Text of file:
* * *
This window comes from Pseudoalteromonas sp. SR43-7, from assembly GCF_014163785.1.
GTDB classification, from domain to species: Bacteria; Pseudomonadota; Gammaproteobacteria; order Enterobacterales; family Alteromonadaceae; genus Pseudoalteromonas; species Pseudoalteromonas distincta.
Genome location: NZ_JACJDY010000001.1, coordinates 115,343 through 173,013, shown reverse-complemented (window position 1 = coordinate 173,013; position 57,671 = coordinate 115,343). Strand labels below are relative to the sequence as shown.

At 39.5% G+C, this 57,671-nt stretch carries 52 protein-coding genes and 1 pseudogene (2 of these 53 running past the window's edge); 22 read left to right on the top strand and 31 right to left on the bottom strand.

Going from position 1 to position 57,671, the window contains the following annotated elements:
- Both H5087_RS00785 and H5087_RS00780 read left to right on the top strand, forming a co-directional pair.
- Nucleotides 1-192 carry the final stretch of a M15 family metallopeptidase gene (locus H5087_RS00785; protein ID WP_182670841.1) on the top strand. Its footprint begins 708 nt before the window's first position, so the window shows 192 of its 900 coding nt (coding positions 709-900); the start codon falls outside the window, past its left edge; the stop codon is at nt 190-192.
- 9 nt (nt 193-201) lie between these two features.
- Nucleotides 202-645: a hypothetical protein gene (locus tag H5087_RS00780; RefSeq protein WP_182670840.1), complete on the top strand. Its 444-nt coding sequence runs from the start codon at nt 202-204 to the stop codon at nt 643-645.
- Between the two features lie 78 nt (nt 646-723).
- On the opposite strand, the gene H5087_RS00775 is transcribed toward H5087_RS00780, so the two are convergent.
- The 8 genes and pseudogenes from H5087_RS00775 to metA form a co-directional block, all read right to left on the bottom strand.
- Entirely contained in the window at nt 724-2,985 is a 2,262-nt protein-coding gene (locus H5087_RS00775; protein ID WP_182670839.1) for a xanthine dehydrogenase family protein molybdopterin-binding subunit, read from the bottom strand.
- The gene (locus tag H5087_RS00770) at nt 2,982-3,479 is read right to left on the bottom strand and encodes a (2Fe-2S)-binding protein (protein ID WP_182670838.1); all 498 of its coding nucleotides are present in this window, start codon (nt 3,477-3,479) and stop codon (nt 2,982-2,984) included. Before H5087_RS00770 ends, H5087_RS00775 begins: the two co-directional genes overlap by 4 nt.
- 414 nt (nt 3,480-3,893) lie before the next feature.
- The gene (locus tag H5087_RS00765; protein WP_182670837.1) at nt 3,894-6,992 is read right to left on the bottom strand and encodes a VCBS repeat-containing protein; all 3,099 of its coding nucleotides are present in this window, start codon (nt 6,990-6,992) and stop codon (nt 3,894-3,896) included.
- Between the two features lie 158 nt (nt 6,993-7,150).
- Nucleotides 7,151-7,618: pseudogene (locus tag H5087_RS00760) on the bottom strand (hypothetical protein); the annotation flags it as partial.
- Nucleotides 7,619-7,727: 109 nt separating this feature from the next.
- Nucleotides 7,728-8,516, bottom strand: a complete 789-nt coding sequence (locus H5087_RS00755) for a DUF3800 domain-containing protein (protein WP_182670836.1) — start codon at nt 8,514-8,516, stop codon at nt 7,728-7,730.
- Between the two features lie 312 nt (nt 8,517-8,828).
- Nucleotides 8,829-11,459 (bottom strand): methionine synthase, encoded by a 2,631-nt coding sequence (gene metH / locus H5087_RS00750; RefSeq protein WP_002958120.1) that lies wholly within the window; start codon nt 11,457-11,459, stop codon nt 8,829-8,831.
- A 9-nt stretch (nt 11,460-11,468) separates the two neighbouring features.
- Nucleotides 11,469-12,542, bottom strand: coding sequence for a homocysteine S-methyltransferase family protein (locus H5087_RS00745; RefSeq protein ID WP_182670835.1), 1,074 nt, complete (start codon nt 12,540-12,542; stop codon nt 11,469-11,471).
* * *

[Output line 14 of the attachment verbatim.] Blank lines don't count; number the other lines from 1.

- The gene (locus tag H5087_RS00770) at nt 2,982-3,479 is read right to left on the bottom strand and encodes a (2Fe-2S)-binding protein (protein ID WP_182670838.1); all 498 of its coding nucleotides are present in this window, start codon (nt 3,477-3,479) and stop codon (nt 2,982-2,984) included. Before H5087_RS00770 ends, H5087_RS00775 begins: the two co-directional genes overlap by 4 nt.